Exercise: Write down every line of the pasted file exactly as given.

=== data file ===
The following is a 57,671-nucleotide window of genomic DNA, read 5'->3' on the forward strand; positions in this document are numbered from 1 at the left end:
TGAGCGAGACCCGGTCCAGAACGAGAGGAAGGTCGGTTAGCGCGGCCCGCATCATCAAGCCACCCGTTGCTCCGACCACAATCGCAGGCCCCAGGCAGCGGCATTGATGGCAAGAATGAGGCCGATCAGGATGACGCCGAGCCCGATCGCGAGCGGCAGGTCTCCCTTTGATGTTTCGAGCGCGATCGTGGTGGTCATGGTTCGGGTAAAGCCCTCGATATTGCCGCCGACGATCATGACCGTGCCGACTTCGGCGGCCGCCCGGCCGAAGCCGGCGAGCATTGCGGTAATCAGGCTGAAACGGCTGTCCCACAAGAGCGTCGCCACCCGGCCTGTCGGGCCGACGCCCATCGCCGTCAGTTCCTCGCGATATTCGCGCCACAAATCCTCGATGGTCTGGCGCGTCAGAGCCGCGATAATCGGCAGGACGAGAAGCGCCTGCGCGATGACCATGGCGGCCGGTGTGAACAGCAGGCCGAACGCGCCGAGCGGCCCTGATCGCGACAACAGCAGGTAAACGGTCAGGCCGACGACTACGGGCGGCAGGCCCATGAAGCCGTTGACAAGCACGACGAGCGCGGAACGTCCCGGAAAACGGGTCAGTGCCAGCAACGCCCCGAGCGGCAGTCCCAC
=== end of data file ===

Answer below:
The following is a 57,671-nucleotide window of genomic DNA, read 5'->3' on the forward strand; positions in this document are numbered from 1 at the left end:
TGAGCGAGACCCGGTCCAGAACGAGAGGAAGGTCGGTTAGCGCGGCCCGCATCATCAAGCCACCCGTTGCTCCGACCACAATCGCAGGCCCCAGGCAGCGGCATTGATGGCAAGAATGAGGCCGATCAGGATGACGCCGAGCCCGATCGCGAGCGGCAGGTCTCCCTTTGATGTTTCGAGCGCGATCGTGGTGGTCATGGTTCGGGTAAAGCCCTCGATATTGCCGCCGACGATCATGACCGTGCCGACTTCGGCGGCCGCCCGGCCGAAGCCGGCGAGCATTGCGGTAATCAGGCTGAAACGGCTGTCCCACAAGAGCGTCGCCACCCGGCCTGTCGGGCCGACGCCCATCGCCGTCAGTTCCTCGCGATATTCGCGCCACAAATCCTCGATGGTCTGGCGCGTCAGAGCCGCGATAATCGGCAGGACGAGAAGCGCCTGCGCGATGACCATGGCGGCCGGTGTGAACAGCAGGCCGAACGCGCCGAGCGGCCCTGATCGCGACAACAGCAGGTAAACGGTCAGGCCGACGACTACGGGCGGCAGGCCCATGAAGCCGTTGACAAGCACGACGAGCGCGGAACGTCCCGGAAAACGGGTCAGTGCCAGCAACGCCCCGAGCGGCAGTCCCAC